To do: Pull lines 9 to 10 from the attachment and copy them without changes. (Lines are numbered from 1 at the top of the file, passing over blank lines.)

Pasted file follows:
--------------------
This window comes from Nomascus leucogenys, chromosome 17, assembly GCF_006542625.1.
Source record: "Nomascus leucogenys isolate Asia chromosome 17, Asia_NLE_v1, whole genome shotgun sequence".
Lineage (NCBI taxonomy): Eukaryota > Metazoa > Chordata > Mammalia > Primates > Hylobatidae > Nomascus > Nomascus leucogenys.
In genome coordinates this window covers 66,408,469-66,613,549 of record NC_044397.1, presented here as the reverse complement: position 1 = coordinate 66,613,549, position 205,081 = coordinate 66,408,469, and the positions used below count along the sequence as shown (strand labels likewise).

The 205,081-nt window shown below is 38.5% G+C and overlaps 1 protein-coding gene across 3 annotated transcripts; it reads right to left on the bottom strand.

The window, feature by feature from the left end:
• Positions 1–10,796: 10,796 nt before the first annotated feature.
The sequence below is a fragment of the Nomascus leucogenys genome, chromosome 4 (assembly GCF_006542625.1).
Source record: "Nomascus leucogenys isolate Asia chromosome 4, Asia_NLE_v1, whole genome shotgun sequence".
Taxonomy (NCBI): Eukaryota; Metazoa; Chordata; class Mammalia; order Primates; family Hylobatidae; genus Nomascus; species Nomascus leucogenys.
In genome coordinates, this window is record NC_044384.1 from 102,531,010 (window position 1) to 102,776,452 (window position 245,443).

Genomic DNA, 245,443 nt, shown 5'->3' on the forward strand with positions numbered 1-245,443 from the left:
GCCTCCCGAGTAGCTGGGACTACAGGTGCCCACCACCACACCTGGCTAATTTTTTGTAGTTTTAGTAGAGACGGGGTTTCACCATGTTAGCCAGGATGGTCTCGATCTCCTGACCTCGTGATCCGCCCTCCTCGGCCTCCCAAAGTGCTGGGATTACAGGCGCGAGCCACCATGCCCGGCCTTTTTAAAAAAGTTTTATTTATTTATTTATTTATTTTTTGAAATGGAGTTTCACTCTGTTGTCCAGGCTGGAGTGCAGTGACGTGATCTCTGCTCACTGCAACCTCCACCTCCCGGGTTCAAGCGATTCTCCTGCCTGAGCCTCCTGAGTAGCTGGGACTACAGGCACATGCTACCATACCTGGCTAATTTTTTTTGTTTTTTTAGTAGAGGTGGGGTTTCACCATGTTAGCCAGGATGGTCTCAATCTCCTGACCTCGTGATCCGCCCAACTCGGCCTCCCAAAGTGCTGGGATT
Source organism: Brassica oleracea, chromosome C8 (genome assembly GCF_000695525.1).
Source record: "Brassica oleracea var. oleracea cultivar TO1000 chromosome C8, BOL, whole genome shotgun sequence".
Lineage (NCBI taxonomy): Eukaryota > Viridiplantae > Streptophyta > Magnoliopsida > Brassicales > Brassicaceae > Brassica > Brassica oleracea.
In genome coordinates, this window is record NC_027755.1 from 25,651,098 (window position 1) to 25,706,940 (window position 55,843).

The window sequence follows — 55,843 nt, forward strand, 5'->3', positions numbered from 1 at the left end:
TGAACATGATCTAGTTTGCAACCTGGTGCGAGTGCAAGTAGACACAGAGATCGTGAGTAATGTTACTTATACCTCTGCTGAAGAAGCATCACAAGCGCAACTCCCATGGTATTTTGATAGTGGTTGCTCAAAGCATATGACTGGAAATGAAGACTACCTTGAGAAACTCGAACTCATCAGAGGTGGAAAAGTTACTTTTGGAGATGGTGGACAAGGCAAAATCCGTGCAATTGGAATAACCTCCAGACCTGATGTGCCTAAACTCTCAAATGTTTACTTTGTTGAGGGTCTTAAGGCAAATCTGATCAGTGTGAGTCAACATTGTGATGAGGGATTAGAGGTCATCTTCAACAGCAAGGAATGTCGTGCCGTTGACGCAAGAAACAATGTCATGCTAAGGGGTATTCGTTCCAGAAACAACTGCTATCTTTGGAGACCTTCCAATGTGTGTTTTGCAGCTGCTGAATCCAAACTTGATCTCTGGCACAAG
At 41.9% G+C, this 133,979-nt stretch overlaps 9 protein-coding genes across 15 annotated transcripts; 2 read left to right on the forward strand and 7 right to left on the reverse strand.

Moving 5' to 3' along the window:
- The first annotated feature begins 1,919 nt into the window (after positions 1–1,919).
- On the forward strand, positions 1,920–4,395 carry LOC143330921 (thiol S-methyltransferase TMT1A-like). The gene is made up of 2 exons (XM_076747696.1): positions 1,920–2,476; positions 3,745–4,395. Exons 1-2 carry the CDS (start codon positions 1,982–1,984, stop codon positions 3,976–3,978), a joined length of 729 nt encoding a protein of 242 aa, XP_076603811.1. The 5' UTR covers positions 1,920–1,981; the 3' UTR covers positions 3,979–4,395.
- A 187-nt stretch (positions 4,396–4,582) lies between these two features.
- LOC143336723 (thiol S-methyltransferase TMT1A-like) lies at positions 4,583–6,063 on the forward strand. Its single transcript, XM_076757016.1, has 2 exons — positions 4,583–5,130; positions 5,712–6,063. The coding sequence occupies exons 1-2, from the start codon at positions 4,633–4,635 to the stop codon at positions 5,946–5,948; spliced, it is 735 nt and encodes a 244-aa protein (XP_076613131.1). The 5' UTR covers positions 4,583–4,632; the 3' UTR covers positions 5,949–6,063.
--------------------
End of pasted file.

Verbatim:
Source record: "Nomascus leucogenys isolate Asia chromosome 4, Asia_NLE_v1, whole genome shotgun sequence".
Taxonomy (NCBI): Eukaryota; Metazoa; Chordata; class Mammalia; order Primates; family Hylobatidae; genus Nomascus; species Nomascus leucogenys.